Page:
"So, I don't think he's gonna be constructing anything too crazy," Sharp said. "I mean, we have some fun stuff coming up. There are definitely things that he's not done before, and there's definitely things on a scale and a different way of thinking about what that might be. I love issue four, it's my favorite so far. There's a lot of fun to be had ... I don't mind the unconstrained freedom of making whatever you can imagine. I think it's a lot of fun."
Fans will meet several new Lanterns throughout the course of the series, including Maxim Tox and Floozle Flem, and there are definitely more to come.
"Oh, I'm sure! I mean, it's interesting, 'cause some of it is very heavily plotted and Grant already has right until the end of season one, and then he's halfway through figuring out what to do in season two, so he's well ahead," Sharp said. "There's a structure to it all. But then
That includes Floozle Flem, a Lantern who is an actual virus that makes you sneeze them out, capturing you in the process. Yeah, it's really weird, but frankly also really awesome.
"Certainly, Floozle Flem has been referenced a lot in the last 24 hours," Sharp said. "He seems to strike a chord, in a funny way. We're really fond of Trilla-Tru. We just find her really sort of charming. There's just something in her face that, kind of, she looks like she's absolutely delighted to be a Green Lantern and enjoying every second of it. That was almost accidental but we kind of really fell for her. She's good fun."
Sharp has taken on some crazy concepts in comics before, but in Green Lantern he is often quite surprised at what and how much Morrison fits into the script.
"Probably more on this than ever previously," Sharp said. "My panel two for page two is something like four pages long. I was like, "How on Earth am I gonna get four of that into this page?". I got most of it in. I missed a couple of things, but you've seen those pages, you can see how much work is in the background, but so much of what I put in there is actually in the script. The notion of these big, water-bound containers. So it's an alien planet, so what happens in a casino that is meant for all the different races? There's gonna be areas that are entirely water that still have games and entertainment, but you're gonna have to create networks throughout the planet that are water-based. You're gonna have to create networks throughout the planet that might be plasma-based, or any other kind, or hologram based, you know?"
"This thing exists on lots of different levels so just trying to figure out how to even portray that, like the hovering light on page three, there's this kind of a direction sign ... it's like a lamp post that you have over here but instead of just a stop and go sign, there are multiple sorts of arrows, and different lamps, and different lights. It's pointing all over the place to give different aliens different directions to different places. So all of that kind of stuff was fun to try and figure out how to do. It's not always straightforward, it takes quite a bit of figuring out. But, honestly, that's the fun of it. If you can't kind of enjoy that it's probably not the right industry for you, you know?"
As you can see in issue #1, Sharp has rendered some gorgeous layouts towards the end of the book. While Morrison keeps things pretty steady in his panel count, Sharp has the ability to play with things when the art calls for something bigger.
"As far as the layouts go, Grant tends to put five panels in every page in the script," Sharp said. "Sometimes it's four, but usually it's five. Very occasionally it's two if he wants a big panel, but largely it's five. From what I remember, The Book of OA page was a five-panel page and I broke it down to that kind of more splash page image because it seemed that I would be able to make a bigger deal of the book. And, also, they were just walking and talking so it wasn't going to ruin any key storytelling elements if I made it more of a splash image."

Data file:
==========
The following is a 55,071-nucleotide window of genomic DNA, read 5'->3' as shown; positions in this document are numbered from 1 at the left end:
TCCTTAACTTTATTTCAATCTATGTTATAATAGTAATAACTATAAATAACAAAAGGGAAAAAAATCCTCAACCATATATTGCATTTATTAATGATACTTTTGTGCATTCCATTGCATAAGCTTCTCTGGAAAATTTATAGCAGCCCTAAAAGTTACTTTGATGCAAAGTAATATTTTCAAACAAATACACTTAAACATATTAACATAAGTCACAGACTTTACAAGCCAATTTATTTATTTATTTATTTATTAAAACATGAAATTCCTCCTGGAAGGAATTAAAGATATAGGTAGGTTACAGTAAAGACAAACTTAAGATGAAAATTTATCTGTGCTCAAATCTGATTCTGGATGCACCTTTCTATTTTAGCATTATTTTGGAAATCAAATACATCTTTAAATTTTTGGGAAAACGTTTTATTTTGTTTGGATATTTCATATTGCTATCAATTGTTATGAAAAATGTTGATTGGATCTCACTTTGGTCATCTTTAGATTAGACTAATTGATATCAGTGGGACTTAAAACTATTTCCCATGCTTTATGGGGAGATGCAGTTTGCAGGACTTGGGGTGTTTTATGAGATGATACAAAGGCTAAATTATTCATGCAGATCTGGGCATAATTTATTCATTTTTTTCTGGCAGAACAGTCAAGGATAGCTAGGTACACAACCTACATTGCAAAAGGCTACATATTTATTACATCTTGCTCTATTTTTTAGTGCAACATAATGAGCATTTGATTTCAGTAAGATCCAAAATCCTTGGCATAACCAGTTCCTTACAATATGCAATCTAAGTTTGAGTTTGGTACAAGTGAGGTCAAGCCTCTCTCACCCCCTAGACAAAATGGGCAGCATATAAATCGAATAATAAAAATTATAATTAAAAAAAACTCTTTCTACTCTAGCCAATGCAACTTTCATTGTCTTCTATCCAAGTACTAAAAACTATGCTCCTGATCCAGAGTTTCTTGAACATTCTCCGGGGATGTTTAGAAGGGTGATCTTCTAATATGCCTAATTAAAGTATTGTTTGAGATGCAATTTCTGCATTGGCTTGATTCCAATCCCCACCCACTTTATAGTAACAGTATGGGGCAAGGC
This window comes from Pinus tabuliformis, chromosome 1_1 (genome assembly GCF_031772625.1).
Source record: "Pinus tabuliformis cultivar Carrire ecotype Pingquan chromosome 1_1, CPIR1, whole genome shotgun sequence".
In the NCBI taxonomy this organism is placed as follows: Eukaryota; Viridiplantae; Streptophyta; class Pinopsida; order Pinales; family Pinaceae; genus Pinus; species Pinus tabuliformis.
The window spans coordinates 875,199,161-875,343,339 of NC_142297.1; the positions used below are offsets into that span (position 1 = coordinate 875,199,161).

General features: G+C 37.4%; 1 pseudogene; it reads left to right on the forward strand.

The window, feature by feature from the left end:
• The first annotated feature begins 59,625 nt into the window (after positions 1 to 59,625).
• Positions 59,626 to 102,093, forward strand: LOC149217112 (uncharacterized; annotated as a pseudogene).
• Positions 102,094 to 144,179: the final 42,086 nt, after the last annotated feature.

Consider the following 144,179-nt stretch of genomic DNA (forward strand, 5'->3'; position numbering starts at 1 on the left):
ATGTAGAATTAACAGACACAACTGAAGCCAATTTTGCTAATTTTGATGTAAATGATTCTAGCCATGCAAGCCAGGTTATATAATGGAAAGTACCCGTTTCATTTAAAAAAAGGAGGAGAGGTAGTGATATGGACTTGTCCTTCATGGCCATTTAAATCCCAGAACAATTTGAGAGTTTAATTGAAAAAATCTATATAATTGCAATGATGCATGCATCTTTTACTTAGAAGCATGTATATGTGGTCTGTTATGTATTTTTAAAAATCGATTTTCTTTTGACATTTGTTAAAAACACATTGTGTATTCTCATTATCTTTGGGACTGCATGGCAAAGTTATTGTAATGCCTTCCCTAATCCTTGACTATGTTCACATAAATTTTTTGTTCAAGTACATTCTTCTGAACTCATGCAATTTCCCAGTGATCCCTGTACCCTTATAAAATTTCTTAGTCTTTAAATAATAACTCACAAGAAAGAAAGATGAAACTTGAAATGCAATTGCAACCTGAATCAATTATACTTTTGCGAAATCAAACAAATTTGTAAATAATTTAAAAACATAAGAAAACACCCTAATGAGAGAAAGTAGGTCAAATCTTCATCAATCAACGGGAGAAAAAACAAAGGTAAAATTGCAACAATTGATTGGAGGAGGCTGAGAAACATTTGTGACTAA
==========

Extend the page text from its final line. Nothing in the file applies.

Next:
"There's a scene in issue two where I moved the panels around because there was a shot that I really wanted to have a full page for and so I moved some of the panels that were on that page onto the next page, just so that I could do that. And Grant is great with that kind of thing, you know? He's always like, "This is what you do for a living. This is what you've done for a long time," and he understands my approach to things and it's a collaborative experience in that sense. We really sort of ... well I think we totally found our way with each other. We put a lot of trust in each other and we are fully involved in what we're doing. My process is that when I finish a page I send it immediately the day that I finish, and he's been saying that he really loves that because he gets excited when a new one comes in and it sort of just keeps him involved in the series. It makes him want to write even further ahead and he's so far ahead it's crazy."
Sharp and Morrison just kicked off their run, and thankfully they aren't going anywhere anytime soon, and Sharp is on for the long haul.
"Yeah, definitely," Sharp said. "I mean, I was originally on for 12. We're talking beyond that now. There may be a small break just so I can catch a breath, but I'm definitely doing the first 12 and I'm 99% percent gonna be doing stuff beyond that, as well. It's such a pleasure, and we are enjoying it so much, and Grant was just saying, now when he writes his script, he's just got my art in his head. I wouldn't want to let him down, and I think it's good when one team sticks on a book for a good amount of time. Something that people can settle into for a while."
While Sharp has already worked on Wonder Woman, Batman, and now Green Lantern, there are a few other characters he would like to take a shot at later on.
"Oh, there's always characters you'd love to have a go at," Sharp said. "The one I hear about all the time is ... people just keep saying, "You've got to do Swamp-Thing one day," you know? I guess I've done Man-Thing in the past so I kind of feel like I have done a version of that but clearly, there's him. I think quite a lot of people would love to see me do a Hawkman one day, but there's ... the great thing about doing these big epic stories, especially when they're in the DC Universe is quite often other characters show up in these books so who knows who I'm going to get to draw over the next couple of years."
The Green Lantern #1 is in stores now.